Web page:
Riding The Lower Thredbo Valley Track: The MTB Missing Link
“I have busted her!” I think to myself as I glance to where my riding buddy Lauren lies covered in dust on the ground, but staring up at the sky with a big grin on her face. Maybe I should have read the fine print, or checked the gradient map of the trail, or better yet, believed the experienced looking mountain biker in the car park who wasn’t yet ready to tackle the challenge of the Lower Thredbo Valley Track (TVT), the latest MTB extravaganza that runs through parts of Kosciuszko National Park. A quick glance at the NSW National Parks and Wildlife Service (NPWS) website might have offered a hint; “recommended for physically fit, self-sufficient and experienced riders only.”
Maybe I should have spent last night researching. But I didn’t. Instead, I spent a night immersed in the luxury of NPWS-managed Creel Bay Cottages. From the air-conditioned comfort of a spacious living room, I watched eastern grey kangaroos and Bennett’s wallabies bound in front of a deep blue Lake Jindabyne. Such a retreat is a place for relaxing, or cooking up a storm on a weekend escape, or sitting fireside and sinking a Kiandra Golden Ale with a group of mates post ride. It’s certainly not a place to stare at a screen doing ‘research’.
I reassured Loz that her sole singletrack experience, coupled with a few firetrail rides and her regular workout regime, would more than suffice for our MTB excursion into the wilds of Kosciuszko NP (for our expert guide to starting mountain biking, see here). The bonus being the 18.4km Lower TVT finishes less than a 10-minute drive from Creel Bay Cottages so getting home would be a breeze. How hard could it be?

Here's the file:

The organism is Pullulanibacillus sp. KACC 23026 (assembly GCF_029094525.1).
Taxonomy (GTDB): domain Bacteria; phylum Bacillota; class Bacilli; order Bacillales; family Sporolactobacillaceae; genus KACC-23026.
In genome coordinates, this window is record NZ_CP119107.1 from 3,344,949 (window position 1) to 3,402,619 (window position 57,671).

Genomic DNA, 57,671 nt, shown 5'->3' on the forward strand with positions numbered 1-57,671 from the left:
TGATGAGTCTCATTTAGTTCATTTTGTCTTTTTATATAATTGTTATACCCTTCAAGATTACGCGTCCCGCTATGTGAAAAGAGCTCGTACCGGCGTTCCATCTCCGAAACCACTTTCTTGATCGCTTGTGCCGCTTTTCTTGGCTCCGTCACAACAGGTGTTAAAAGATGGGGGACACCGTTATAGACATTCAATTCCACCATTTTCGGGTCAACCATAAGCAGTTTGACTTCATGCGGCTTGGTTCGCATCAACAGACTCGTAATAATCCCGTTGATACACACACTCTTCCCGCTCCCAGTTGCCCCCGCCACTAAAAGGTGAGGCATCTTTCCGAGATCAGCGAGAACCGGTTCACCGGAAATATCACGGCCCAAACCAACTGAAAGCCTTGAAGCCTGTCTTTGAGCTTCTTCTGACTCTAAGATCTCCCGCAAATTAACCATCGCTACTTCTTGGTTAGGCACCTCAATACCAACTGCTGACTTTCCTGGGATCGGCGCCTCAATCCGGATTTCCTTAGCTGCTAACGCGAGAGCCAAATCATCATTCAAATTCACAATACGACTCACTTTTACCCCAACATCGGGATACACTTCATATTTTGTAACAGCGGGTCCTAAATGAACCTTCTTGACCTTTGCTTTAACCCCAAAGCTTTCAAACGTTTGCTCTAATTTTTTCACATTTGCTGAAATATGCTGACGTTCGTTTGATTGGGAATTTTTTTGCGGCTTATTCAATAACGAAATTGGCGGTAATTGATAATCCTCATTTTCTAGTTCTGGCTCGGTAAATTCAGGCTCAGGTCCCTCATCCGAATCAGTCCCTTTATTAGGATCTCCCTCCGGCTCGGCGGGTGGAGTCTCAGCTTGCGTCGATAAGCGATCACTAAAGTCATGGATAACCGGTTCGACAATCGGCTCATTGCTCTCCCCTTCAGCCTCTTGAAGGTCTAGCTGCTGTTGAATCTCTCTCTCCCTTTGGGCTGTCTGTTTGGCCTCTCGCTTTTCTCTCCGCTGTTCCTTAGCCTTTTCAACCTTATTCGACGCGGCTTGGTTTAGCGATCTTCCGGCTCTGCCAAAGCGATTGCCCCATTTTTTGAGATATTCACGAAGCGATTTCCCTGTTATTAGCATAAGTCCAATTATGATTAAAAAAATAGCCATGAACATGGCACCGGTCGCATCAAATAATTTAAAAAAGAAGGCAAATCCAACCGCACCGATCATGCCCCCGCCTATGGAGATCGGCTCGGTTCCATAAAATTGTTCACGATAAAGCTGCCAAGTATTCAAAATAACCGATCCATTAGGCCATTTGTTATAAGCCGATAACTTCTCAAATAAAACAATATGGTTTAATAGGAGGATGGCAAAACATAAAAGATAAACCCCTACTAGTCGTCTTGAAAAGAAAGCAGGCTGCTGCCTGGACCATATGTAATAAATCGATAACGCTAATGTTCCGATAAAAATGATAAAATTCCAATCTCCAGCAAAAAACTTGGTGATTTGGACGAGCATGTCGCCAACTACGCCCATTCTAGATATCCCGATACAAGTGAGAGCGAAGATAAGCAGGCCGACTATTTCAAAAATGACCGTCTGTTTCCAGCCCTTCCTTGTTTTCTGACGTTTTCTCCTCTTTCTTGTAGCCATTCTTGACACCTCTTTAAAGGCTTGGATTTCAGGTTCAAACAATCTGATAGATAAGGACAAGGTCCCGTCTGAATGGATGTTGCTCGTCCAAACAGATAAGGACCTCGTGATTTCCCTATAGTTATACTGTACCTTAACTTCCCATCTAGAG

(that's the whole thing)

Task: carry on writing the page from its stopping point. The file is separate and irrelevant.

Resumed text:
To ensure more stoke than sweat, I forewent my original plan of a one-day 55km epic and split our fun into two more enjoyable days. Day one involved meeting with ‘Turns’ a trail-building mate of mine, to explore Thredbo’s iconic gravity trails and the Upper TVT, while day two would launch us into the wilds of the Lower TVT.
With Loz on work duties for day one, I took to the mountain with Turns, and we had a blast. Thredbo’s gravity trails offer plenty of high speed, fast flowy action coupled with technical riding, and we linked the All-Mountain trails to the Upper TVT for a more relaxed afternoon cruise. We even wrapped with plenty of time for a beer and burger at ‘The Local’ post-ride, and to discuss how the Lower TVT has linked two riding destinations into one.
The missing MTB link
For more than two decades, Thredbo and the infamous Cannonball downhill run has been home to lift-accessed downhill mountain biking in Australia, but things are changing, and changing for the better. Full face helmets and body armour are no longer a prerequisite for getting on a chairlift; all you need are two wheels, an open mind, with an open-faced lid.
The continuing expansion of Thredbo’s trail network has broadened the resort’s appeal to a new style of rider: the all-mountain crew. And this new lineup varies from experts and intermediates all the way to novices and families.
Thirty-five kilometres away, the lakeside townships of Jindabyne, East Jindabyne and Tyrolean Village have their own trail network, a crew of avid riders and a plethora of riding, from lakeside cycle paths to suicidal downhill trails… and everything in between. But for decades there has been a missing link between the two hubs.